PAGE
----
Shareholders, banks, credit rating agency
  1.  Source of financing
  2.  Credit worthiness for investments
  3.  Growth
  •  Financial and Environment, Social & Governance Performance. 
  1. Annual General Meeting/ Corporate sustainability report/ Annual Report 
  2. Analysts/Press Meets 
  3. Meetings with senior management  
  1. Annual
  2. Quarterly/ Half Yearly 
  3.  Need-based 
Business Partners
Suppliers, vendors, distributors and retailers Support the business objectives of the Company
  •  Transparent and Ethical Practices.
  •  Transactional Issues.
  •  Safety and Health.
  • Ease of doing business. 
  1. Annual Vendor meets/ Annual Partner meet / Distributor meet 
  2.  Meetings with key suppliers, retailers and partners
  3.  Supplier Relationship Management 
  1. Annual
  2.  Ongoing
  3.  Need-based
Regulatory Bodies
Regulatory, Central and State Government Departments and Authorities Regulatory matters, including various approvals, consents
  •  Compliances to regulatory requirements and CTO obligations.
  1.  Corporate Relations Department
  2.  Liaison Cell
  3. HRM Legal Cell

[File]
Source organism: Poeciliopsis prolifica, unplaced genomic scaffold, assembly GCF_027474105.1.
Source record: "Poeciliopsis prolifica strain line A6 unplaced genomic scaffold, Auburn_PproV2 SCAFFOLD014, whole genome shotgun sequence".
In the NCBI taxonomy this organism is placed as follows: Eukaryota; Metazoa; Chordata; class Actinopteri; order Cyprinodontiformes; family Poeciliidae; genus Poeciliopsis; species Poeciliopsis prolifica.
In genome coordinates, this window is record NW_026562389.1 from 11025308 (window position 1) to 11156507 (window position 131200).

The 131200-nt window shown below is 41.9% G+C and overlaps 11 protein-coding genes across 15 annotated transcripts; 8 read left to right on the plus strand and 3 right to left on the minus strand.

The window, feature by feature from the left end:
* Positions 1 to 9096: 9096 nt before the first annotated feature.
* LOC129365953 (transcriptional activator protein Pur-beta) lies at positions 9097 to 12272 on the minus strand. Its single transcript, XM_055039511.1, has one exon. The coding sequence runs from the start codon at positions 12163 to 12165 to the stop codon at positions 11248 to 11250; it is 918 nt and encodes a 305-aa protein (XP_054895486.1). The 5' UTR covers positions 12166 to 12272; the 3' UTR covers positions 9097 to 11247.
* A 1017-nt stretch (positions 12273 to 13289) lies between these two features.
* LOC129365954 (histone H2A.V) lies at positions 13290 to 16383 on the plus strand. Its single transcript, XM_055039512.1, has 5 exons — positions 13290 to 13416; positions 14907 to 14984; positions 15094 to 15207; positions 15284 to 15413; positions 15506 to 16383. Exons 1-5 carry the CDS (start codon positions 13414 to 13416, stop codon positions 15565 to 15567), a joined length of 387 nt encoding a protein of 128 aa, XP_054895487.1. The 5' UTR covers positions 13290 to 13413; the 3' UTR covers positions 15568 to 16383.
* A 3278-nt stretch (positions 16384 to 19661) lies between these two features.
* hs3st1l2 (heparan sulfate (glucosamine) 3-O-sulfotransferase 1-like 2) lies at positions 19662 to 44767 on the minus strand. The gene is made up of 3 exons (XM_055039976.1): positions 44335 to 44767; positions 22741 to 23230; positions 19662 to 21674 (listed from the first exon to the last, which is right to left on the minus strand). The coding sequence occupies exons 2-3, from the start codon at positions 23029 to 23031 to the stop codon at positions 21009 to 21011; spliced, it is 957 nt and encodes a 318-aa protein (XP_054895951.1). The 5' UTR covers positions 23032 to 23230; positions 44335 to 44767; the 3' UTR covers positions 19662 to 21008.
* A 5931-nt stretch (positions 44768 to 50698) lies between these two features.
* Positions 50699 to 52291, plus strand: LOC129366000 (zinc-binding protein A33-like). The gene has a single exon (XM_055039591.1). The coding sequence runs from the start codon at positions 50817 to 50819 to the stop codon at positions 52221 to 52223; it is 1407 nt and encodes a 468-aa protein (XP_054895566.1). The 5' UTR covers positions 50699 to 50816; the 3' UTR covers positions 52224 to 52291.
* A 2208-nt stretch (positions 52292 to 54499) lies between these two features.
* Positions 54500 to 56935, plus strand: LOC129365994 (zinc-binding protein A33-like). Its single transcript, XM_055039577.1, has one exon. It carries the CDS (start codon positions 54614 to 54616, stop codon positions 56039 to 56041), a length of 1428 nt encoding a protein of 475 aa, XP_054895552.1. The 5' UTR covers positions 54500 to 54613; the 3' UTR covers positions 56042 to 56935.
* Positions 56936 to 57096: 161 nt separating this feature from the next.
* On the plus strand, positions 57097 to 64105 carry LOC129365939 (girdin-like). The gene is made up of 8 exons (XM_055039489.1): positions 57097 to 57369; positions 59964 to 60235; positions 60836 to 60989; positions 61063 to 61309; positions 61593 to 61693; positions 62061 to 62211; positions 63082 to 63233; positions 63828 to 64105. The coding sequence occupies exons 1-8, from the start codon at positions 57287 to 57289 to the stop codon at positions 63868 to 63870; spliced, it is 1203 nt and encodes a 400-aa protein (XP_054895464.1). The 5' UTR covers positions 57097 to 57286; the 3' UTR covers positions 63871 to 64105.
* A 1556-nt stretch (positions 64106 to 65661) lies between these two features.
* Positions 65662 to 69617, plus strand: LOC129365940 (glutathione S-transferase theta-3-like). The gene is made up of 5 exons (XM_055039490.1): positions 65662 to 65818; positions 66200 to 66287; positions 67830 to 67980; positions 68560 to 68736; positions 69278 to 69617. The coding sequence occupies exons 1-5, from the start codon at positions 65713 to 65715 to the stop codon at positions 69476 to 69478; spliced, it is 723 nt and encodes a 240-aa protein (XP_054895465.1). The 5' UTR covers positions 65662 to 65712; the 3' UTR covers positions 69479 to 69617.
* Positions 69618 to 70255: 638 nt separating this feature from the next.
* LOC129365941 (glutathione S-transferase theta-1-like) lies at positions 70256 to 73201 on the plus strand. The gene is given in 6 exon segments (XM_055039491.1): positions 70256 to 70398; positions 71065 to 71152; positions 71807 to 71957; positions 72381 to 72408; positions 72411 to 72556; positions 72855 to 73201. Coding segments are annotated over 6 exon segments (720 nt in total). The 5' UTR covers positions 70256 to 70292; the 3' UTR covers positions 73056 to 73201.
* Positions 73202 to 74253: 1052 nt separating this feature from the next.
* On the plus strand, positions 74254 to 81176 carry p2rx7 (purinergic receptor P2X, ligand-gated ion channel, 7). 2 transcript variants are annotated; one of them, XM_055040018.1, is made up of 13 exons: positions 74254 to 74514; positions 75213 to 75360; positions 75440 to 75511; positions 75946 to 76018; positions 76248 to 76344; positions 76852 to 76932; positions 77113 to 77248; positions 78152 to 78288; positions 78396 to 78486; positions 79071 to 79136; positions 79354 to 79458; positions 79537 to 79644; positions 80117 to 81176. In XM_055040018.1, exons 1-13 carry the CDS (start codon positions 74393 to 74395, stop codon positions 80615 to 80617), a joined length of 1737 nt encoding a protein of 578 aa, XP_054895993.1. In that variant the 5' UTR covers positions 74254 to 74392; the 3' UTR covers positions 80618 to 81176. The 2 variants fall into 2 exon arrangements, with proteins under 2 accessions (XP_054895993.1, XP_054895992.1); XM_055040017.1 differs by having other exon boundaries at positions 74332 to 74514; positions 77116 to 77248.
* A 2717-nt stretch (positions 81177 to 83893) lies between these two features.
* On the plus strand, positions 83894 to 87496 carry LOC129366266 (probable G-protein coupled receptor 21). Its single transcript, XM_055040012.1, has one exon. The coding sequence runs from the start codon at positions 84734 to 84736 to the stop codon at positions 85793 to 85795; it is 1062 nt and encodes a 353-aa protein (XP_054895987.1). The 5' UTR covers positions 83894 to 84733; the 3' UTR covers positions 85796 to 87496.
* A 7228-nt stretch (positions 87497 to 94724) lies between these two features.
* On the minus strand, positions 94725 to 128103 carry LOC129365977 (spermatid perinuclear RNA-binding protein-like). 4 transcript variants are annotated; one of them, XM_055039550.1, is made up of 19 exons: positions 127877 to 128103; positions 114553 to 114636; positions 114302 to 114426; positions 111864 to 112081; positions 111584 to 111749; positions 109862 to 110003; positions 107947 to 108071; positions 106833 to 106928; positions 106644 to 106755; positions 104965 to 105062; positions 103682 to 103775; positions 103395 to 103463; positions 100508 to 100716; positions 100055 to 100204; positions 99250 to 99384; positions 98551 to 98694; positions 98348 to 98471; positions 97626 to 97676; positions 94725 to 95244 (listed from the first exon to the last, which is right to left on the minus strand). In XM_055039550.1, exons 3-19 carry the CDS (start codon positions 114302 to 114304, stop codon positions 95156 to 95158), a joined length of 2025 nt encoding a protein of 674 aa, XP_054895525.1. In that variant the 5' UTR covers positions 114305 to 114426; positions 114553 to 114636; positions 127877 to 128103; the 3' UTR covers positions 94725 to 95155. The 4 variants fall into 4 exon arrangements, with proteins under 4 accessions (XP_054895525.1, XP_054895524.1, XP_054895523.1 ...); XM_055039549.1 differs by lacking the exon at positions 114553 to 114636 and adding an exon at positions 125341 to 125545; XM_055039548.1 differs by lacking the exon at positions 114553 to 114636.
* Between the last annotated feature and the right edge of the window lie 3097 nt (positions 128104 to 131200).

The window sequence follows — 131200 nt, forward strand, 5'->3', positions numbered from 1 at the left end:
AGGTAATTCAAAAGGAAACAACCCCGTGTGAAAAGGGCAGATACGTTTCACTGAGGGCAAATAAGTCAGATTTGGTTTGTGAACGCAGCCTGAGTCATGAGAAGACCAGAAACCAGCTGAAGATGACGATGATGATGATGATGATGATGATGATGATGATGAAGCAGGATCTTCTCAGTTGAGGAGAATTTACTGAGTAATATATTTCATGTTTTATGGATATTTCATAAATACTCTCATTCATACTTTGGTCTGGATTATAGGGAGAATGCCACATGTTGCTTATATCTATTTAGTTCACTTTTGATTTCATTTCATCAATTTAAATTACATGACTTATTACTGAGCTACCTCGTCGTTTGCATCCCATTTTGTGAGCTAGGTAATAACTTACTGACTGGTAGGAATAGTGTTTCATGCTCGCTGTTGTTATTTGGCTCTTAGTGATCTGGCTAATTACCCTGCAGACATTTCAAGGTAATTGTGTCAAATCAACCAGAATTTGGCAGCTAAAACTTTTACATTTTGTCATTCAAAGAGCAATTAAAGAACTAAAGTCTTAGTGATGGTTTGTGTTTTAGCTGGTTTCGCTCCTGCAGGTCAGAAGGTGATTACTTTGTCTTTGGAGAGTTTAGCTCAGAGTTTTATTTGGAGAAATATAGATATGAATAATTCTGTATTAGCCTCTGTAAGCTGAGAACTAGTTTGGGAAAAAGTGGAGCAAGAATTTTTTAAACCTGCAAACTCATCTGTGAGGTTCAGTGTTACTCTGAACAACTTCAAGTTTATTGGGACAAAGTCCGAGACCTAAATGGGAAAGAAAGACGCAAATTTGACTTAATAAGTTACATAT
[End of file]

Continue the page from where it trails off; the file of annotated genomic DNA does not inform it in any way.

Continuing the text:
4.  Environment Management Department
  5.  Local heads of operations
  6.  Meeting with Key Managerial Personnel (Managing Director, Chief Financial Officer and Company Secretary)
Thought leaders, practitioners, local communities, opinion leaders and traditional chiefs Social License to operate Socio- Economic uplift through:
  •  Sustainable Livelihoods.
  •  Empowerment.
  •  Education.
  •  Employment.
  •  Employability.
  •  Access to social and physical infrastructure.
  1.  Interaction with key community leaders and media
  2.  Participatory Rural Appraisals
  3.  Cultural events - 'Padyatra', Public Hearings, 'Samvaad'
  4.  Meetings with PRI members, traditional chiefs, SC/ST intellectuals
  5.  CSR Advisory Council
  1. Ongoing
  2.  Local area interventions by Head of locations 
Displaced Families Social License to operate
  •  Resettlement and Rehabilitation teams 
  1. Tata Parivar Scheme 
  2. Resettlement and Rehabilitation teams 
  3. Public Hearings 
  4.  Grievance Redressed Group
Industry Associations
World Steel Association, Confederation of Indian Industry, etc. Support proactive engagement in policy–making and provide a platform for advocacy
  •  Growth of steel industry.
  •  Competition from abroad.
  •  Global development
Meetings / seminars Ongoing